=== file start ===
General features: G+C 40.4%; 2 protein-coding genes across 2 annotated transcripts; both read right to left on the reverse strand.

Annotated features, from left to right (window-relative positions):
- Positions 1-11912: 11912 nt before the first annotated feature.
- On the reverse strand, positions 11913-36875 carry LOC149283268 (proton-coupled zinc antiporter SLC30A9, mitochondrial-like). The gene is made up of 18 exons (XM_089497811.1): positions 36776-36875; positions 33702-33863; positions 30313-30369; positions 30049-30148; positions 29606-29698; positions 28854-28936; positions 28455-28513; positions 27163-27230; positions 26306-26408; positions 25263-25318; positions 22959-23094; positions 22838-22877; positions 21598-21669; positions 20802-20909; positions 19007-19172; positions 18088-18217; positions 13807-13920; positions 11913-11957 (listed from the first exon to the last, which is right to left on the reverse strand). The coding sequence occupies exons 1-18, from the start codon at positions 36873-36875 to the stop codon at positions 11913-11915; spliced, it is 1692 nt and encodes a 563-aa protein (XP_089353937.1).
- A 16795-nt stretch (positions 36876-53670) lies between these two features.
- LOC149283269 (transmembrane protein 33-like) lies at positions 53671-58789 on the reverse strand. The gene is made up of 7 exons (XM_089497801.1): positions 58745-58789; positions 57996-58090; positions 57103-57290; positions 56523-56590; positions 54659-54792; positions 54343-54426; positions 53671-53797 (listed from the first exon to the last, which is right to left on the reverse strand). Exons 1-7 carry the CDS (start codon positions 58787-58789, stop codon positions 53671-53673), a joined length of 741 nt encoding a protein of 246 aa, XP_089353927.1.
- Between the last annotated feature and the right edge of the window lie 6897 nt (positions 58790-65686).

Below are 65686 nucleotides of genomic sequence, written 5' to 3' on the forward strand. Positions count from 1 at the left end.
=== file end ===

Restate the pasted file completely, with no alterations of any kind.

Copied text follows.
General features: G+C 40.4%; 2 protein-coding genes across 2 annotated transcripts; both read right to left on the reverse strand.

Annotated features, from left to right (window-relative positions):
- Positions 1-11912: 11912 nt before the first annotated feature.
- On the reverse strand, positions 11913-36875 carry LOC149283268 (proton-coupled zinc antiporter SLC30A9, mitochondrial-like). The gene is made up of 18 exons (XM_089497811.1): positions 36776-36875; positions 33702-33863; positions 30313-30369; positions 30049-30148; positions 29606-29698; positions 28854-28936; positions 28455-28513; positions 27163-27230; positions 26306-26408; positions 25263-25318; positions 22959-23094; positions 22838-22877; positions 21598-21669; positions 20802-20909; positions 19007-19172; positions 18088-18217; positions 13807-13920; positions 11913-11957 (listed from the first exon to the last, which is right to left on the reverse strand). The coding sequence occupies exons 1-18, from the start codon at positions 36873-36875 to the stop codon at positions 11913-11915; spliced, it is 1692 nt and encodes a 563-aa protein (XP_089353937.1).
- A 16795-nt stretch (positions 36876-53670) lies between these two features.
- LOC149283269 (transmembrane protein 33-like) lies at positions 53671-58789 on the reverse strand. The gene is made up of 7 exons (XM_089497801.1): positions 58745-58789; positions 57996-58090; positions 57103-57290; positions 56523-56590; positions 54659-54792; positions 54343-54426; positions 53671-53797 (listed from the first exon to the last, which is right to left on the reverse strand). Exons 1-7 carry the CDS (start codon positions 58787-58789, stop codon positions 53671-53673), a joined length of 741 nt encoding a protein of 246 aa, XP_089353927.1.
- Between the last annotated feature and the right edge of the window lie 6897 nt (positions 58790-65686).

Below are 65686 nucleotides of genomic sequence, written 5' to 3' on the forward strand. Positions count from 1 at the left end.